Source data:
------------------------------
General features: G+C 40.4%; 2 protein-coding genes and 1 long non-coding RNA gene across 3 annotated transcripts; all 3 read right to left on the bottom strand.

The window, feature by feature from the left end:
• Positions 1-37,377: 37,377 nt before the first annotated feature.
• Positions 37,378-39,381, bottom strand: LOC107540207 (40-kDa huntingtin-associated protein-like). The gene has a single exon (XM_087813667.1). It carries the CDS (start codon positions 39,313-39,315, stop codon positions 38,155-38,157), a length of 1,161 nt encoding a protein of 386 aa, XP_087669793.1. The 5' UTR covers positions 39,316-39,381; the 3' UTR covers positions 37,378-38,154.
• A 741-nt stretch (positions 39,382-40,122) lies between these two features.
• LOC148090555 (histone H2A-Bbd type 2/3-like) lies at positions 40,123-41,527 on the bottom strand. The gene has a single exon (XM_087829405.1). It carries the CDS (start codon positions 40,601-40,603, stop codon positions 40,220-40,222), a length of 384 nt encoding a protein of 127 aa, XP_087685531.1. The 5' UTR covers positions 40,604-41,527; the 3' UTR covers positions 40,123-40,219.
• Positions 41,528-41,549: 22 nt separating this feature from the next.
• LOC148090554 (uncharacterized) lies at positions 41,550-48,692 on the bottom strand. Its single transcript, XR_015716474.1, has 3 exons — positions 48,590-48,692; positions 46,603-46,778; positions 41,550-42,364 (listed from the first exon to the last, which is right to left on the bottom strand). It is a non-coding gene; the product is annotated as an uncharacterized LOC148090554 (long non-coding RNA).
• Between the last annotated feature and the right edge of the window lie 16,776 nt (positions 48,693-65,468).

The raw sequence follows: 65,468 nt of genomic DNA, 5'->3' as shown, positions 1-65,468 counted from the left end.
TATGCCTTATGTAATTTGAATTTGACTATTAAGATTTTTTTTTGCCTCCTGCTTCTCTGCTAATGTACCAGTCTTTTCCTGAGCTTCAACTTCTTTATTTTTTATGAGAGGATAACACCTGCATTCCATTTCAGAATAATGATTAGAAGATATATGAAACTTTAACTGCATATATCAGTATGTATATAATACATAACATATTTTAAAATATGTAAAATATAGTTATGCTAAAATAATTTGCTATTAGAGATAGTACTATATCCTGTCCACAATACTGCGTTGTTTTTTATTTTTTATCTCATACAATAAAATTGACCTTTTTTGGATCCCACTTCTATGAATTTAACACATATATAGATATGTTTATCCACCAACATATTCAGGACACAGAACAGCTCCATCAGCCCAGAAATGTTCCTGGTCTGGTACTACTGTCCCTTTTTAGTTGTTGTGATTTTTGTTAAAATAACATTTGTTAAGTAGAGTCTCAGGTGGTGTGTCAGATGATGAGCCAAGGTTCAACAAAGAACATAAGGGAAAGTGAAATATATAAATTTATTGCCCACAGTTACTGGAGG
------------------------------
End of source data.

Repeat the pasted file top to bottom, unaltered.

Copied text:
General features: G+C 40.4%; 2 protein-coding genes and 1 long non-coding RNA gene across 3 annotated transcripts; all 3 read right to left on the bottom strand.

The window, feature by feature from the left end:
• Positions 1-37,377: 37,377 nt before the first annotated feature.
• Positions 37,378-39,381, bottom strand: LOC107540207 (40-kDa huntingtin-associated protein-like). The gene has a single exon (XM_087813667.1). It carries the CDS (start codon positions 39,313-39,315, stop codon positions 38,155-38,157), a length of 1,161 nt encoding a protein of 386 aa, XP_087669793.1. The 5' UTR covers positions 39,316-39,381; the 3' UTR covers positions 37,378-38,154.
• A 741-nt stretch (positions 39,382-40,122) lies between these two features.
• LOC148090555 (histone H2A-Bbd type 2/3-like) lies at positions 40,123-41,527 on the bottom strand. The gene has a single exon (XM_087829405.1). It carries the CDS (start codon positions 40,601-40,603, stop codon positions 40,220-40,222), a length of 384 nt encoding a protein of 127 aa, XP_087685531.1. The 5' UTR covers positions 40,604-41,527; the 3' UTR covers positions 40,123-40,219.
• Positions 41,528-41,549: 22 nt separating this feature from the next.
• LOC148090554 (uncharacterized) lies at positions 41,550-48,692 on the bottom strand. Its single transcript, XR_015716474.1, has 3 exons — positions 48,590-48,692; positions 46,603-46,778; positions 41,550-42,364 (listed from the first exon to the last, which is right to left on the bottom strand). It is a non-coding gene; the product is annotated as an uncharacterized LOC148090554 (long non-coding RNA).
• Between the last annotated feature and the right edge of the window lie 16,776 nt (positions 48,693-65,468).

The raw sequence follows: 65,468 nt of genomic DNA, 5'->3' as shown, positions 1-65,468 counted from the left end.
TATGCCTTATGTAATTTGAATTTGACTATTAAGATTTTTTTTTGCCTCCTGCTTCTCTGCTAATGTACCAGTCTTTTCCTGAGCTTCAACTTCTTTATTTTTTATGAGAGGATAACACCTGCATTCCATTTCAGAATAATGATTAGAAGATATATGAAACTTTAACTGCATATATCAGTATGTATATAATACATAACATATTTTAAAATATGTAAAATATAGTTATGCTAAAATAATTTGCTATTAGAGATAGTACTATATCCTGTCCACAATACTGCGTTGTTTTTTATTTTTTATCTCATACAATAAAATTGACCTTTTTTGGATCCCACTTCTATGAATTTAACACATATATAGATATGTTTATCCACCAACATATTCAGGACACAGAACAGCTCCATCAGCCCAGAAATGTTCCTGGTCTGGTACTACTGTCCCTTTTTAGTTGTTGTGATTTTTGTTAAAATAACATTTGTTAAGTAGAGTCTCAGGTGGTGTGTCAGATGATGAGCCAAGGTTCAACAAAGAACATAAGGGAAAGTGAAATATATAAATTTATTGCCCACAGTTACTGGAGG